The Skinny Call Control Protocol (SCCP, or short Skinny) is a proprietary network terminal control protocol originally developed by Selsius Corporation.
The SCCP technology is now owned and defined by Cisco Systems, Inc. as a messaging system between a Skinny client and the Cisco CallManager. Examples of skinny clients include the Cisco 7900 series of IP phones, Cisco IP Communicator softphone and the 802.11b wireless Cisco 7920, along with Cisco Unity voicemail server. Skinny is a lightweight protocol which allows for efficient communication with Cisco CallManager. CallManager acts as a signaling proxy for call events initiated over other common protocols such as H.323, SIP, ISDN and/or MGCP.
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A Skinny client uses TCP/IP to communicate with one or more Call Manager applications in a cluster. It uses the Real-time Transport Protocol (RTP) over UDP-transport for the bearer traffic (real-time audio stream) with other Skinny clients or an H.323 terminal. SCCP is a stimulus-based protocol and is designed as a communications protocol for hardware endpoints and other embedded systems, with significant CPU and memory constraints.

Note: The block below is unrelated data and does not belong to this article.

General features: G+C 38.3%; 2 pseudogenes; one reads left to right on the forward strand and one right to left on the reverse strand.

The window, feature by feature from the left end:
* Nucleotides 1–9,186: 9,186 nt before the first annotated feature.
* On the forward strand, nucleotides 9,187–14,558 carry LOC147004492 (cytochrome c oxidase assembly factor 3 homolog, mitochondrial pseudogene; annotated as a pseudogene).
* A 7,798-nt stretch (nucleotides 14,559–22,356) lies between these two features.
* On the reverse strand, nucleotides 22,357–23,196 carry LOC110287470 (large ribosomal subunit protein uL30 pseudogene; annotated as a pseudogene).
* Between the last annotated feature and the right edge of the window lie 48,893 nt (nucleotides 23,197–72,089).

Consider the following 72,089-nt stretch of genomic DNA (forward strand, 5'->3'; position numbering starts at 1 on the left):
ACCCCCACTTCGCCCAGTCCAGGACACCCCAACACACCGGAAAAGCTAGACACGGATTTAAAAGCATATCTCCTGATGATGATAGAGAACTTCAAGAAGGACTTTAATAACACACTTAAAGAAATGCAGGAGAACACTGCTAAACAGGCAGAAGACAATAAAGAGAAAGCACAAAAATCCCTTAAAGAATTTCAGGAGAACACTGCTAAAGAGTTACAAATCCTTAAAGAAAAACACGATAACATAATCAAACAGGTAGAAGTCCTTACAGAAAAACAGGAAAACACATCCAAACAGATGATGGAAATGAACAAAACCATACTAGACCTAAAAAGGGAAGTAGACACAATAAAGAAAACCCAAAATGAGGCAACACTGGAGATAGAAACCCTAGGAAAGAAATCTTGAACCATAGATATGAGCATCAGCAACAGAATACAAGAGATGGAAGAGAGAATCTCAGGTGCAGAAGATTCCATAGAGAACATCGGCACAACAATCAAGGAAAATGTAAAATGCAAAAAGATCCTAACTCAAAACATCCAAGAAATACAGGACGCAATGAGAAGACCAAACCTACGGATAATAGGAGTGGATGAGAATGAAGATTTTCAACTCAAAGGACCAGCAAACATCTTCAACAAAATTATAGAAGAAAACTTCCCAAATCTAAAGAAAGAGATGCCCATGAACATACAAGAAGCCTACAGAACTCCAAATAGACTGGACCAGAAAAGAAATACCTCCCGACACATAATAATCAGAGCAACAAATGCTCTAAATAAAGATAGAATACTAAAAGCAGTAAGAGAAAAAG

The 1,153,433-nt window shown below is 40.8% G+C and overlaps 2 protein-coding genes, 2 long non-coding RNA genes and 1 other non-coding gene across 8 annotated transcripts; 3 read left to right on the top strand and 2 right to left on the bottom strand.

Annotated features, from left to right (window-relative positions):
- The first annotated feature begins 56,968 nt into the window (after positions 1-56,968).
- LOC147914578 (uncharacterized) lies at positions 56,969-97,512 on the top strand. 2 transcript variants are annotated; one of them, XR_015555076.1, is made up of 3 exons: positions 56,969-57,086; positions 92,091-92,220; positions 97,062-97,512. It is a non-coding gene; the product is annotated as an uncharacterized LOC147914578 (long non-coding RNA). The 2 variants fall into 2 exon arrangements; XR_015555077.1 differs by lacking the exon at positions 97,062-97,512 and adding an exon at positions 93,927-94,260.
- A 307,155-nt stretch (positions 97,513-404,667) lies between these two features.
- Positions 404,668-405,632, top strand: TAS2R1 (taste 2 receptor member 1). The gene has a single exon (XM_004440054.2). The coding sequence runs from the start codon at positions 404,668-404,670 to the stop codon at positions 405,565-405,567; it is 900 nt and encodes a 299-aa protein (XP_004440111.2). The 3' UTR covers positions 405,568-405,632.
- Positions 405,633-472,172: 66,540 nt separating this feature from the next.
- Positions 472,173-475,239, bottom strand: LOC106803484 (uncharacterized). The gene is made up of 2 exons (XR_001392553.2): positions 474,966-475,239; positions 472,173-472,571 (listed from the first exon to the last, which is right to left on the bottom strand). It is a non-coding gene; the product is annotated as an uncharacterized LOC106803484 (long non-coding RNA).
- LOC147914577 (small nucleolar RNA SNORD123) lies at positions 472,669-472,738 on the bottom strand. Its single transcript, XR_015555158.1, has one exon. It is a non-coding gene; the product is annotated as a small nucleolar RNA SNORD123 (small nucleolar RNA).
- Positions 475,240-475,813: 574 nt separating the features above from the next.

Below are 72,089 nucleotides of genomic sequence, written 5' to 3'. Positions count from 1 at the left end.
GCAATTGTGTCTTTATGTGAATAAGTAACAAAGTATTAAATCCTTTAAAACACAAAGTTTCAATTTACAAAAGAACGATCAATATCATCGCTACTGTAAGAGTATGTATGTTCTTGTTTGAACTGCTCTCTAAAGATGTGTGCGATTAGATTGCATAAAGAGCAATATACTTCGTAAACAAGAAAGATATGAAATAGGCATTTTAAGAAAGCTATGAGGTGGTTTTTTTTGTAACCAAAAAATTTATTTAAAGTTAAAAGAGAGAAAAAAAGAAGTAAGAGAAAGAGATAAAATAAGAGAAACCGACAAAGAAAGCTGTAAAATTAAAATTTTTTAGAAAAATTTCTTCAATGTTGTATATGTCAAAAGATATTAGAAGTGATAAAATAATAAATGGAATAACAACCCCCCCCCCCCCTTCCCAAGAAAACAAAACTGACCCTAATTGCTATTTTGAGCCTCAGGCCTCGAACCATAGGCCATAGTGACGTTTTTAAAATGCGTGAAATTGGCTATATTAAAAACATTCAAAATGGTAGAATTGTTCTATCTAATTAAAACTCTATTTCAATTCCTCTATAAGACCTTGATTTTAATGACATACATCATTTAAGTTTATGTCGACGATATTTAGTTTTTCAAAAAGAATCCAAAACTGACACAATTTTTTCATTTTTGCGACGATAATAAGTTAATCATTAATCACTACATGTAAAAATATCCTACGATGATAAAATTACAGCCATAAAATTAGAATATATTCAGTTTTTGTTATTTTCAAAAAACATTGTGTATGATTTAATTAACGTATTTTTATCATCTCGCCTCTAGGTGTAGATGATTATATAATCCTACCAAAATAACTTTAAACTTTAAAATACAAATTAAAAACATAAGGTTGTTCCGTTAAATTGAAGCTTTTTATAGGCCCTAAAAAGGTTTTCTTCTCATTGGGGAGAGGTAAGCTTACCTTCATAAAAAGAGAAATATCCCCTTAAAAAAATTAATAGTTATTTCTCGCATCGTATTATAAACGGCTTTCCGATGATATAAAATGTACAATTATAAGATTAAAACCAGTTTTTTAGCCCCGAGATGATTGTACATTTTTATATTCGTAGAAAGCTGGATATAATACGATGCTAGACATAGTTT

Cisco acquired SCCP technology when it acquired Selsius Corporation in 1998. As a remnant of the Selsius origin of the current Cisco IP phones, the default device name format for registered Cisco phones with CallManager is SEP -- as in Selsius Ethernet Phone -- followed by the MAC address. Cisco also has marketed a Skinny-based softphone called Cisco IP Communicator.
Other companies like Symbol Technologies, SocketIP, and Digium have implemented this protocol in VoIP Terminals (phones), Media Gateway Controllers, and Softswitches. An open source implementation is available in the Asterisk (PBX) system. IPBlue markets a software phone (soft phone) which uses SCCP for signaling and emulates a Cisco 7960 hardware phone.